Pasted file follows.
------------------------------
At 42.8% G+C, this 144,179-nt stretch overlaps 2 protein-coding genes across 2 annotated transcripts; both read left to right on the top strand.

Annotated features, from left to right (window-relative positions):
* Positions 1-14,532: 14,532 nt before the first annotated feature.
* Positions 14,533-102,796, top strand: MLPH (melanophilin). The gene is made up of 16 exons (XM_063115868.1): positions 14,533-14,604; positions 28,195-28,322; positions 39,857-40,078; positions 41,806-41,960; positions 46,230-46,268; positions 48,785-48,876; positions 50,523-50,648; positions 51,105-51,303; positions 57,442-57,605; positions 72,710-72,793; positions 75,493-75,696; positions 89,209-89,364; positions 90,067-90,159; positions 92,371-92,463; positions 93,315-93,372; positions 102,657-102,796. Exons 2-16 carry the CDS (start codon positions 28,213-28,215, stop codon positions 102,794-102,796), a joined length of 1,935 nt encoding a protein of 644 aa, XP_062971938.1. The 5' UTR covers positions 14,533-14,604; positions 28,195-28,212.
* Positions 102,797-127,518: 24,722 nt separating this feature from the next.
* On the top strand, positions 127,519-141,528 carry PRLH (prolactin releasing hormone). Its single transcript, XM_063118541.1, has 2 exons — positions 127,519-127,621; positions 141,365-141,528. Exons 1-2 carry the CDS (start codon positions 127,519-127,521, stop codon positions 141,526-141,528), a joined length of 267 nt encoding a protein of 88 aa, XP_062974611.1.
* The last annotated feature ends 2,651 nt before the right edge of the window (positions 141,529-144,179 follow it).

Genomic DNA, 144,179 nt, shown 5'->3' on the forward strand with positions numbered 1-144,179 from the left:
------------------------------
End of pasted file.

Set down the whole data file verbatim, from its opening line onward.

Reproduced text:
At 42.8% G+C, this 144,179-nt stretch overlaps 2 protein-coding genes across 2 annotated transcripts; both read left to right on the top strand.

Annotated features, from left to right (window-relative positions):
* Positions 1-14,532: 14,532 nt before the first annotated feature.
* Positions 14,533-102,796, top strand: MLPH (melanophilin). The gene is made up of 16 exons (XM_063115868.1): positions 14,533-14,604; positions 28,195-28,322; positions 39,857-40,078; positions 41,806-41,960; positions 46,230-46,268; positions 48,785-48,876; positions 50,523-50,648; positions 51,105-51,303; positions 57,442-57,605; positions 72,710-72,793; positions 75,493-75,696; positions 89,209-89,364; positions 90,067-90,159; positions 92,371-92,463; positions 93,315-93,372; positions 102,657-102,796. Exons 2-16 carry the CDS (start codon positions 28,213-28,215, stop codon positions 102,794-102,796), a joined length of 1,935 nt encoding a protein of 644 aa, XP_062971938.1. The 5' UTR covers positions 14,533-14,604; positions 28,195-28,212.
* Positions 102,797-127,518: 24,722 nt separating this feature from the next.
* On the top strand, positions 127,519-141,528 carry PRLH (prolactin releasing hormone). Its single transcript, XM_063118541.1, has 2 exons — positions 127,519-127,621; positions 141,365-141,528. Exons 1-2 carry the CDS (start codon positions 127,519-127,521, stop codon positions 141,526-141,528), a joined length of 267 nt encoding a protein of 88 aa, XP_062974611.1.
* The last annotated feature ends 2,651 nt before the right edge of the window (positions 141,529-144,179 follow it).

Genomic DNA, 144,179 nt, shown 5'->3' on the forward strand with positions numbered 1-144,179 from the left: